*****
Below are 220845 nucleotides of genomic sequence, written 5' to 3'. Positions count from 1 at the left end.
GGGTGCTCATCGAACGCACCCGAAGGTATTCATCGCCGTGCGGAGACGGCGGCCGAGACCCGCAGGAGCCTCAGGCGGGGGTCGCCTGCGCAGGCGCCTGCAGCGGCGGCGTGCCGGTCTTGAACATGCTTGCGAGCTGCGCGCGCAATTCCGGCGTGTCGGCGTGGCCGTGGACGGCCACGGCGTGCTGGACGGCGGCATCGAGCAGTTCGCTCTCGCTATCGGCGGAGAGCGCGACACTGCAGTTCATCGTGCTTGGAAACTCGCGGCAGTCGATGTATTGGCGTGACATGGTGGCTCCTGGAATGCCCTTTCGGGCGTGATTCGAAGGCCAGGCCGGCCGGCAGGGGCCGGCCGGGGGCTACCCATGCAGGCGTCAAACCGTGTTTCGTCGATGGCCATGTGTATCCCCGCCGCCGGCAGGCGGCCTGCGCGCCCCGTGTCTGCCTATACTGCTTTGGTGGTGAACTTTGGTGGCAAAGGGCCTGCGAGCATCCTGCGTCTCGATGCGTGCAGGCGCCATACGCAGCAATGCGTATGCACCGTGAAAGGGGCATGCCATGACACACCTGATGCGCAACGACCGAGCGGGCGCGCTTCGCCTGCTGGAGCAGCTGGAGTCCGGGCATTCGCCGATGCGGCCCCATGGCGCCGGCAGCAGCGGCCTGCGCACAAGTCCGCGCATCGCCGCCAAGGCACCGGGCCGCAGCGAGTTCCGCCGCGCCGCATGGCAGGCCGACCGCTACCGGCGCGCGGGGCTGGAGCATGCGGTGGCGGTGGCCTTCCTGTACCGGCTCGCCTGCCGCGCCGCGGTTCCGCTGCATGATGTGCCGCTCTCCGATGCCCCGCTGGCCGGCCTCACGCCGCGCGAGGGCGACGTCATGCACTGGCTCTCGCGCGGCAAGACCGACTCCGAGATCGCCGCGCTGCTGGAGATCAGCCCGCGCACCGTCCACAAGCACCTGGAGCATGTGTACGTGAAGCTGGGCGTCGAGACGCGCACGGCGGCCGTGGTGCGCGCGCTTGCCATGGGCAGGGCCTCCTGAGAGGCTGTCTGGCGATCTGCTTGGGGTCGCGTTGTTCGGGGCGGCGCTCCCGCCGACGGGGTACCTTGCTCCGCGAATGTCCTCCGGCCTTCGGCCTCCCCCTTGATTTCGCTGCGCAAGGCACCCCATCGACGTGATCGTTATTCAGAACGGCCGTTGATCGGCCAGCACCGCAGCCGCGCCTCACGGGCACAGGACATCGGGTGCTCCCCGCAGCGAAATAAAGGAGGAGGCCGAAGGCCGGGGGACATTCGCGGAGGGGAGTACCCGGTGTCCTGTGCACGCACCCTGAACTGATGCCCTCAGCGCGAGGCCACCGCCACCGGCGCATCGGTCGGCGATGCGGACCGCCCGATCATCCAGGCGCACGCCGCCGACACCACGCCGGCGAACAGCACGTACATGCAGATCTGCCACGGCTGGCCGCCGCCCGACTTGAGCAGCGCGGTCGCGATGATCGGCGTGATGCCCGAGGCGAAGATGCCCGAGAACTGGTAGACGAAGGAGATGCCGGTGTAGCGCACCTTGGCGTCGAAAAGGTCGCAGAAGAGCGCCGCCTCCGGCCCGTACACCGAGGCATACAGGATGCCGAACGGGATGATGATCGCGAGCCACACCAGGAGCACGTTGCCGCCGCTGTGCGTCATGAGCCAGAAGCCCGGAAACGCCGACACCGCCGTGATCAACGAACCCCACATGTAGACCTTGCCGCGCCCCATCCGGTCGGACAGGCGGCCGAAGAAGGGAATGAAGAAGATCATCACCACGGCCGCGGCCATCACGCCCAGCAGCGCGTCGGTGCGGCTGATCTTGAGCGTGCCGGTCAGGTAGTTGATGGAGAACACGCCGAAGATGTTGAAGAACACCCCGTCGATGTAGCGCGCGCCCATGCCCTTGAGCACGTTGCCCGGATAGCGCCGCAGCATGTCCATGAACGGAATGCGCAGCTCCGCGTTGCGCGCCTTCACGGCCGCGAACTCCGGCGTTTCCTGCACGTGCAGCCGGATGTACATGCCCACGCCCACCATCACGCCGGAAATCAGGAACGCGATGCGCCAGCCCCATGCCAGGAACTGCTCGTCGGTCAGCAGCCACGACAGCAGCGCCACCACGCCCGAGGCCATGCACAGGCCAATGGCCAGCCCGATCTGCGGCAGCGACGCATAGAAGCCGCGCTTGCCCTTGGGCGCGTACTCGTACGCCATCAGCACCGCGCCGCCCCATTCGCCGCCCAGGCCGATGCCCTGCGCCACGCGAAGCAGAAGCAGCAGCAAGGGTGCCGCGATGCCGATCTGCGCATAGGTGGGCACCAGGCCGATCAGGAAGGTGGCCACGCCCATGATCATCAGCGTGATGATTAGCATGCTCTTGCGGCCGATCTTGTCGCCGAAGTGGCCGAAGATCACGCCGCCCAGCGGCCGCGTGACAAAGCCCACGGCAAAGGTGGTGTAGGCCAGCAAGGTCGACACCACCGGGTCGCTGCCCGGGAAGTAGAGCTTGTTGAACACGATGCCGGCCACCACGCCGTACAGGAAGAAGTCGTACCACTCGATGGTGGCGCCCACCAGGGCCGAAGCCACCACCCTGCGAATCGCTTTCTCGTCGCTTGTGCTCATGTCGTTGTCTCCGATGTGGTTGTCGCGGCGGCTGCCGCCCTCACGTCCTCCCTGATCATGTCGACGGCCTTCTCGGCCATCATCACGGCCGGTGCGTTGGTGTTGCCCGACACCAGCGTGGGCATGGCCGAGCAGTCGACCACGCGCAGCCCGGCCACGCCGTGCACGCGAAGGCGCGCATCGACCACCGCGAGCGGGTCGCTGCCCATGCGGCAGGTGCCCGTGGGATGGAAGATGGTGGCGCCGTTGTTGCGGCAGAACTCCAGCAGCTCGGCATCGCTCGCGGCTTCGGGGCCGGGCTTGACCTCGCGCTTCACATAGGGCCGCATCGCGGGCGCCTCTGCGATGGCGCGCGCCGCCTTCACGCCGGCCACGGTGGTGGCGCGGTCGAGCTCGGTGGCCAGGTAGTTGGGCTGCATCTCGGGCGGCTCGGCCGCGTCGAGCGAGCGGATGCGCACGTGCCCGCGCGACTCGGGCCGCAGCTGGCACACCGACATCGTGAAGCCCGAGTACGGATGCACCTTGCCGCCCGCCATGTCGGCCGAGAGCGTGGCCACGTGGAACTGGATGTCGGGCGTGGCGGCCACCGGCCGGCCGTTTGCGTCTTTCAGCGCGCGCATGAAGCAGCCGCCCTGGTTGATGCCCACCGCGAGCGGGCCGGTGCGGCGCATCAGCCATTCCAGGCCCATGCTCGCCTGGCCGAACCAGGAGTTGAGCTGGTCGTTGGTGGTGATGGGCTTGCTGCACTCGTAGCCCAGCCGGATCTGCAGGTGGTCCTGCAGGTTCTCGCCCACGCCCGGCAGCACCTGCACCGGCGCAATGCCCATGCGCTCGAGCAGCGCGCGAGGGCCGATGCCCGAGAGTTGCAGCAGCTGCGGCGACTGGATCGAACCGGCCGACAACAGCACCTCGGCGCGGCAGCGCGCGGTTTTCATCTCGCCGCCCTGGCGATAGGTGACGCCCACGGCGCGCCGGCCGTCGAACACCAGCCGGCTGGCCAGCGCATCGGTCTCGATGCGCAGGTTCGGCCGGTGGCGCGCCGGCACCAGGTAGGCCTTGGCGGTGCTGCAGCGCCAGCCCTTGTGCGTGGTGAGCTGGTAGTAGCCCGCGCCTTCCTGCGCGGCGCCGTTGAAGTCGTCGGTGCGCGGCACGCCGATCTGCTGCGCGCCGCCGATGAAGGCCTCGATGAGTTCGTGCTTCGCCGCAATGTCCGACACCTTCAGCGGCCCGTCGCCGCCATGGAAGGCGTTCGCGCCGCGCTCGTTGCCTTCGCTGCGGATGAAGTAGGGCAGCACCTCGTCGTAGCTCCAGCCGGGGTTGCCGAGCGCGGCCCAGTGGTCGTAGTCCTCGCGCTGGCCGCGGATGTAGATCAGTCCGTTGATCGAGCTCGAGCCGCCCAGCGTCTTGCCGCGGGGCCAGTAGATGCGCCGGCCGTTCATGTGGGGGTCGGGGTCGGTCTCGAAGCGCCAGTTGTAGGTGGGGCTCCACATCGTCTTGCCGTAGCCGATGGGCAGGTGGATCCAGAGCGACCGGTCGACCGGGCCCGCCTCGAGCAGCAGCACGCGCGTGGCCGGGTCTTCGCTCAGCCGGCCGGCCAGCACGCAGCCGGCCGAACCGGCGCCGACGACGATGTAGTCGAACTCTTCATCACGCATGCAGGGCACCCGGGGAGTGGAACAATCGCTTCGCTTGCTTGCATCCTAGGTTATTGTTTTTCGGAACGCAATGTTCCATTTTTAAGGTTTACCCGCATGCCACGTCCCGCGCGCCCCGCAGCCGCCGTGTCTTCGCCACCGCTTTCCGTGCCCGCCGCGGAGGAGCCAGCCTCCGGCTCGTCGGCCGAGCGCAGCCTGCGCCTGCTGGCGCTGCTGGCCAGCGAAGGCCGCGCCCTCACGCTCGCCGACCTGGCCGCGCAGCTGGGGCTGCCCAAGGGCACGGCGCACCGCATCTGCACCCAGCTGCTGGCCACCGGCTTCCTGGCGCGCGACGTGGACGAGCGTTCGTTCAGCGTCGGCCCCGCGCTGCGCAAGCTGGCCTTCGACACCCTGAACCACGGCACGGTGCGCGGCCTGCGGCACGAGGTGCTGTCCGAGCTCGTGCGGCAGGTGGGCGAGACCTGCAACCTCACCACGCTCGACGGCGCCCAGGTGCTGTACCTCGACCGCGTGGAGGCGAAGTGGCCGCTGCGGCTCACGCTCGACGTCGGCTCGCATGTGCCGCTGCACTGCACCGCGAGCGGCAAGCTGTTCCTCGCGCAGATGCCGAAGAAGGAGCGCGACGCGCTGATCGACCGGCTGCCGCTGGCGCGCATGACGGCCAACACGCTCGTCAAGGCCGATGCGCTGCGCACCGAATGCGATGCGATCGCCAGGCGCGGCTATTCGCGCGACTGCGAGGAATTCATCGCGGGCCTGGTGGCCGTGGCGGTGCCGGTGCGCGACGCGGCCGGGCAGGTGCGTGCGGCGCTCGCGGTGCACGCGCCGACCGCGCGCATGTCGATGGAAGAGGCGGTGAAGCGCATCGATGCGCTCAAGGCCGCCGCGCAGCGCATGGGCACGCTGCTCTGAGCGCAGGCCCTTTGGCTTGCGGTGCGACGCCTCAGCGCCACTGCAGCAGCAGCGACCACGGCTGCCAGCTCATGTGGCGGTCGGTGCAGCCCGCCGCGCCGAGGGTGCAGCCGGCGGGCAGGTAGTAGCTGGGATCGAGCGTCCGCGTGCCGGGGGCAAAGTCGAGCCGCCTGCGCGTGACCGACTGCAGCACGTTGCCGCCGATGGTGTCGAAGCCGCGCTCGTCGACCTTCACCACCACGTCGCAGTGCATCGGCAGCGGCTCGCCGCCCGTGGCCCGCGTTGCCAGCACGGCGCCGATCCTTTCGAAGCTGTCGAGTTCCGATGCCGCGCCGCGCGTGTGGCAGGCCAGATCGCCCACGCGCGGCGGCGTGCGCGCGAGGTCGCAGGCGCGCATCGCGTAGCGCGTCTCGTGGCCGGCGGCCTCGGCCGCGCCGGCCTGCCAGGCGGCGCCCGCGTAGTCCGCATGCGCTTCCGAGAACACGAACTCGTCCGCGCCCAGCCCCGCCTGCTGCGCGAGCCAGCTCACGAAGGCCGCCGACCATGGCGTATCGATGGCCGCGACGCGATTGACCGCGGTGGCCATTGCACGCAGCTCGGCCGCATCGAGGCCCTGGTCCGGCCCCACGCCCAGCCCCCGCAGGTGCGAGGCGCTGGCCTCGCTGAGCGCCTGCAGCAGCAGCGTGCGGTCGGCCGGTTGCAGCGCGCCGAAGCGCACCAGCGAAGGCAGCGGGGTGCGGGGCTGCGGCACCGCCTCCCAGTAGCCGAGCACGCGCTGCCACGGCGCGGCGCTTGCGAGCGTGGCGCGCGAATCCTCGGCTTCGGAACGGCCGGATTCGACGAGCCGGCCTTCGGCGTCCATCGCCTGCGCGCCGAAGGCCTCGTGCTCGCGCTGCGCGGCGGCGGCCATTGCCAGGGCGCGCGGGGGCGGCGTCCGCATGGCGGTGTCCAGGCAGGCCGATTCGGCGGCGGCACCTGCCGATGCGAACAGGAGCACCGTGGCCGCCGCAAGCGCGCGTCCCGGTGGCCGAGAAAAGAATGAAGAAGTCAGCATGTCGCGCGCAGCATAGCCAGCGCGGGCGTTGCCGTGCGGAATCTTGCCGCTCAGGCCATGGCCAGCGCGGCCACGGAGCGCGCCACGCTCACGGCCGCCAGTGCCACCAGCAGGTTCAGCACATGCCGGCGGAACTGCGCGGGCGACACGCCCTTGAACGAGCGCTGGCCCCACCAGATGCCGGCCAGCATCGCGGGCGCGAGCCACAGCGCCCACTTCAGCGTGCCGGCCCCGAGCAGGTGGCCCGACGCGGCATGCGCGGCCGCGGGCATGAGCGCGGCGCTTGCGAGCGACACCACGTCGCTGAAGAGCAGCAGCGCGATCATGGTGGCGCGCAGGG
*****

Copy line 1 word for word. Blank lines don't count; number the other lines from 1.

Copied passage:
Below are 220845 nucleotides of genomic sequence, written 5' to 3'. Positions count from 1 at the left end.